For example, one lead could be using an outdated system and not even realize how it’s hurting their business. Another might know that better options are out there, but they’re hesitant to make the switch due to concerns about spending too much or interrupting their workflow.

2. Pain Points

Once you understand their current situation, you should move on to understanding the challenges that cause problems for their workflow. You won’t be able to craft a strong pitch if you don’t understand the problems that they’re looking to fix.

Pain points can come in many different forms, so try to leave this discussion open-ended. Don’t spend too much time talking about your product at this stage — you’ll have a chance to offer solutions to these pain points later on.

3. Plans for Improvement

If the lead is already seeing problems in their workflow, there’s a good chance that they have some ideas in mind. At this point, you should ask what they’re planning to do to improve things in the future.

Even if you think you can help, it’s important to avoid getting too sales-driven this early in the relationship. Instead, show a genuine interest in how the lead is solving problems on their own, and make notes for yourself to circle back to later on.

4. Product Overview

Most of the discovery meeting should be focused on the lead rather than your company. However, you still want to leave some time to talk about the basic functionality of your product and the impact it could have on their organization.

We recommend placing this part of the template after an initial discussion but still well before the end of the meeting. Keep in mind that you’ll be in a better position to describe the product if you already have an idea of where the lead is coming from.

5. Budgetary Concerns

You shouldn’t spend an entire discovery meeting talking about budgets, but it’s a good idea to quickly discuss costs and see if there’s common ground. Try to get an idea of how much they’re willing to spend on your product and whether you’ll be able to meet their expectations.

You should also have a basic pitch in mind in case the lead is apprehensive about paying your fees. If you charge $100 per month, for example, it would be great to reference a testimonial from a previous customer who saved $200 per month due to increased efficiency.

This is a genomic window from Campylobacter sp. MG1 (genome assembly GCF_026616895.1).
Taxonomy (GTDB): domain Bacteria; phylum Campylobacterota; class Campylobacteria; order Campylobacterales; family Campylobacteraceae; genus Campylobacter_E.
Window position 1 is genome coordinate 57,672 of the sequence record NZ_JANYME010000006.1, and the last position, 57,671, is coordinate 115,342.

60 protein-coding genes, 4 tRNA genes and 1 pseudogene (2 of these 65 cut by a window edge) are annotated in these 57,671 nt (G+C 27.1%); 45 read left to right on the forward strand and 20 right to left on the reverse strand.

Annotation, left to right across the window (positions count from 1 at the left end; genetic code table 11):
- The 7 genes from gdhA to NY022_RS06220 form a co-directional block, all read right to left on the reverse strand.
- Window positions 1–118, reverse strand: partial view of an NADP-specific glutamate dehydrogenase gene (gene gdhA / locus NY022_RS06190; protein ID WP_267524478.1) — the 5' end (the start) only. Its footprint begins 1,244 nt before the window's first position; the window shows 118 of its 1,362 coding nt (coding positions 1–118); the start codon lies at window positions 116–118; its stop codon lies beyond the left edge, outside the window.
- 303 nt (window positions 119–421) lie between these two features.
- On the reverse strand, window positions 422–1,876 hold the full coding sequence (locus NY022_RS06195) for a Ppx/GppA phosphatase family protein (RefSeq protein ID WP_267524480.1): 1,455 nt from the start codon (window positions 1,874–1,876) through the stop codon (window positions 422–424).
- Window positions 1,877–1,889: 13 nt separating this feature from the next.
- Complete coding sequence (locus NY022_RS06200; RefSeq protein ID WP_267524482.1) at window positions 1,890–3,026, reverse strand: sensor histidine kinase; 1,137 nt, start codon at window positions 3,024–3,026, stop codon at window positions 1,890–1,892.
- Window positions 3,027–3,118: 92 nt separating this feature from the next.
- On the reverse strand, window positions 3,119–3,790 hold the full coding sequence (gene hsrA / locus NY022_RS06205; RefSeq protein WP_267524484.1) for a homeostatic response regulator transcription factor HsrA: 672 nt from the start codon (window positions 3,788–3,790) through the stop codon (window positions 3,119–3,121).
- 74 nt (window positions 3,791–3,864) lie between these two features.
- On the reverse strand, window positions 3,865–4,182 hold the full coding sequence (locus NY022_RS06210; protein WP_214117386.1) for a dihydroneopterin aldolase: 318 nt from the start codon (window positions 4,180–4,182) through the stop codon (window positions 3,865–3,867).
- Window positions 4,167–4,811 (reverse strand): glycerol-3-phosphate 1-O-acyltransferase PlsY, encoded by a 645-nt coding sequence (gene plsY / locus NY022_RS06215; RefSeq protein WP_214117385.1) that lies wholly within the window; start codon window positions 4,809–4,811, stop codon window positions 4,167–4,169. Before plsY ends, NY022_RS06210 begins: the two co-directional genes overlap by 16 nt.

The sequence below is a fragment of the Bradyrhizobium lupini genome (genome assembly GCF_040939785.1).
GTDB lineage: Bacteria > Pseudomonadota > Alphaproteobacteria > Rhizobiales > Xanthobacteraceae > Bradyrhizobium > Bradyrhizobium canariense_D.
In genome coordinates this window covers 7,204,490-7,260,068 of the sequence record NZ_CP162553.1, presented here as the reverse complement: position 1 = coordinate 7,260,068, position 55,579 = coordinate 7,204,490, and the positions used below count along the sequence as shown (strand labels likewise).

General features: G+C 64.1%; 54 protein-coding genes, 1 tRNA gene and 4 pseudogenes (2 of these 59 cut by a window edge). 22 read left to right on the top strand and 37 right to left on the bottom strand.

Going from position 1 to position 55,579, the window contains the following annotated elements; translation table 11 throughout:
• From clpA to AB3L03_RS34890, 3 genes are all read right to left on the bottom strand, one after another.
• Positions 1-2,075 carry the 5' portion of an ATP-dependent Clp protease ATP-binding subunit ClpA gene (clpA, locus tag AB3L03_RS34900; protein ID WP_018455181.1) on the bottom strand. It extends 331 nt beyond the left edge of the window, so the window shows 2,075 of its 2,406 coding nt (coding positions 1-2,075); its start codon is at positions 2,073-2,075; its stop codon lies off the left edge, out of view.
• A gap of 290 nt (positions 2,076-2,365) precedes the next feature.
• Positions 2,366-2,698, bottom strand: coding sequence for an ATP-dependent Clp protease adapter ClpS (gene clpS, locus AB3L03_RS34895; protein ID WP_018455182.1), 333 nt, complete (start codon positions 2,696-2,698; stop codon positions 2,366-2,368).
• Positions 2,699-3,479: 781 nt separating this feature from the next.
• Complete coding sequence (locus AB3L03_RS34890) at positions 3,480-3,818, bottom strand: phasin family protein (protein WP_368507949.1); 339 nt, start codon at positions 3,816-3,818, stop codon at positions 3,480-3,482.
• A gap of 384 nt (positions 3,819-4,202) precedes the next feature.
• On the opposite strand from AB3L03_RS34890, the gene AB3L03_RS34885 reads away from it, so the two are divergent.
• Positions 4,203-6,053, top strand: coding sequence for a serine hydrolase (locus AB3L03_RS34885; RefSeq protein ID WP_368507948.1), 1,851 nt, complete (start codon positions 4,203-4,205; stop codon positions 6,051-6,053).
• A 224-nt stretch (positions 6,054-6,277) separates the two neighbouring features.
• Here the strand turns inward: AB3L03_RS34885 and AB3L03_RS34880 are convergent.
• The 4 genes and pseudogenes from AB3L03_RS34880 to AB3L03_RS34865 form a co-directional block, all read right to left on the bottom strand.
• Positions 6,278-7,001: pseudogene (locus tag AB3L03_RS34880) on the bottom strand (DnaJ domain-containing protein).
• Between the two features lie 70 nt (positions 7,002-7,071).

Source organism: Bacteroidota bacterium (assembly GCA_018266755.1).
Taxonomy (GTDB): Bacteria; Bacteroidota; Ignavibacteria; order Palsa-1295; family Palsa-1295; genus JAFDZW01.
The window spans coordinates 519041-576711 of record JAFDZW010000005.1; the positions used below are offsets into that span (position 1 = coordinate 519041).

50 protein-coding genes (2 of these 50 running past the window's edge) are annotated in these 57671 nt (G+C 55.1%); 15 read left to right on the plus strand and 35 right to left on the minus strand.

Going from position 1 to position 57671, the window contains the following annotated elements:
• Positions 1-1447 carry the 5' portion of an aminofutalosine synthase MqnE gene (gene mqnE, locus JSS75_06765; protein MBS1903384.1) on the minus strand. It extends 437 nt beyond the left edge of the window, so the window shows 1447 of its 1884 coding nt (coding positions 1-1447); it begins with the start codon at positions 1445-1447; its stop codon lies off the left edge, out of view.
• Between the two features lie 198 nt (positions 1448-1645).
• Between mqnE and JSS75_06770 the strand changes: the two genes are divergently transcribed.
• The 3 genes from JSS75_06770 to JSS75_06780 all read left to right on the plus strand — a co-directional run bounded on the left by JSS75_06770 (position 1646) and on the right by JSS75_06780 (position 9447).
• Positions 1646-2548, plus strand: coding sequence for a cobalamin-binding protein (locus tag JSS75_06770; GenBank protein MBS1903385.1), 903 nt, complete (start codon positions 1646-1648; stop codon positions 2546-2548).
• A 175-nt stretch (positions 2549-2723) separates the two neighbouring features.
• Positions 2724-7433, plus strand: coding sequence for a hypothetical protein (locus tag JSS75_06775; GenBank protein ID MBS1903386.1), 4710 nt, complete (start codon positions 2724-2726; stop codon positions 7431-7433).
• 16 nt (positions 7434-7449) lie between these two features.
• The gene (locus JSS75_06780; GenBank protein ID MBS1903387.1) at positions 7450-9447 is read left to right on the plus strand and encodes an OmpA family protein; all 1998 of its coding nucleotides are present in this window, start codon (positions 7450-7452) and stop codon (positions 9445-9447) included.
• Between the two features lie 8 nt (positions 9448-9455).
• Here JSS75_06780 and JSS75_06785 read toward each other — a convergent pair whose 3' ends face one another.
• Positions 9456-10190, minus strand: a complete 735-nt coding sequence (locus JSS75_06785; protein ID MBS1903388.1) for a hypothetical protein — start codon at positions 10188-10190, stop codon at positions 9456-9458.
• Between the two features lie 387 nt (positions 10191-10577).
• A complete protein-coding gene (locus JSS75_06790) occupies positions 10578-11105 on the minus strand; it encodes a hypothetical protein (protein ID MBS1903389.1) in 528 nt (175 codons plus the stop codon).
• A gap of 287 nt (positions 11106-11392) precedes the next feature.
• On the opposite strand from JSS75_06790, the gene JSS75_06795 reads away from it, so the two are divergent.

You don’t need to agree on a project proposal during the discovery meeting, so it’s better to talk in general terms. A general estimate can be helpful to make sure both sides are roughly aligned, but you shouldn’t spend more than a minute or two on price. You’ll have a second chance to discuss costs if both sides are interested in a second call.

6. Ideal Outcome

Finally, this is a good time to start talking about their ideal outcome. How is their current setup holding them back? What would they be able to accomplish if those blockers were out of the way?

Talking about the ideal outcome is a good way to bring out the aspirational element in your services. It’s important to talk about addressing pain points, but it’s often even more effective to focus on the positive outcomes they could achieve.

This part of the conversation will also help you align your pitch with their goals. For example, if a lead wants to generate more social media followers, you could mention past clients who have seen an increase after working with you. We recommend putting this near the end of the template so that your discovery meetings end on a positive note.

7. Schedule a Follow-Up

The best way to end a discovery meeting is by aligning on the next steps. Scheduling a follow-up will ensure that you take advantage of the momentum that you generated during the discovery meeting.

Whether it’s a written sales plan, product demo, or just another call, you want to leave the meeting with an agreement for what happens next. If you aren’t able to align on something during the meeting, give the lead 24 hours and send them an email to follow up.

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Final Thoughts

The first call with a new lead is always exciting, but you need to come in with a plan in order to convert more prospective clients. Without a clear discovery meeting template, you’ll have trouble keeping the conversation on track and showing the lead the value of your product or service.

These 7 elements should be a good starting point for your next discovery meeting template. Of course, you also need to consider your company’s unique value proposition in order to craft the perfect template for your sales model. Download a free Discovery Call Template to get started right away!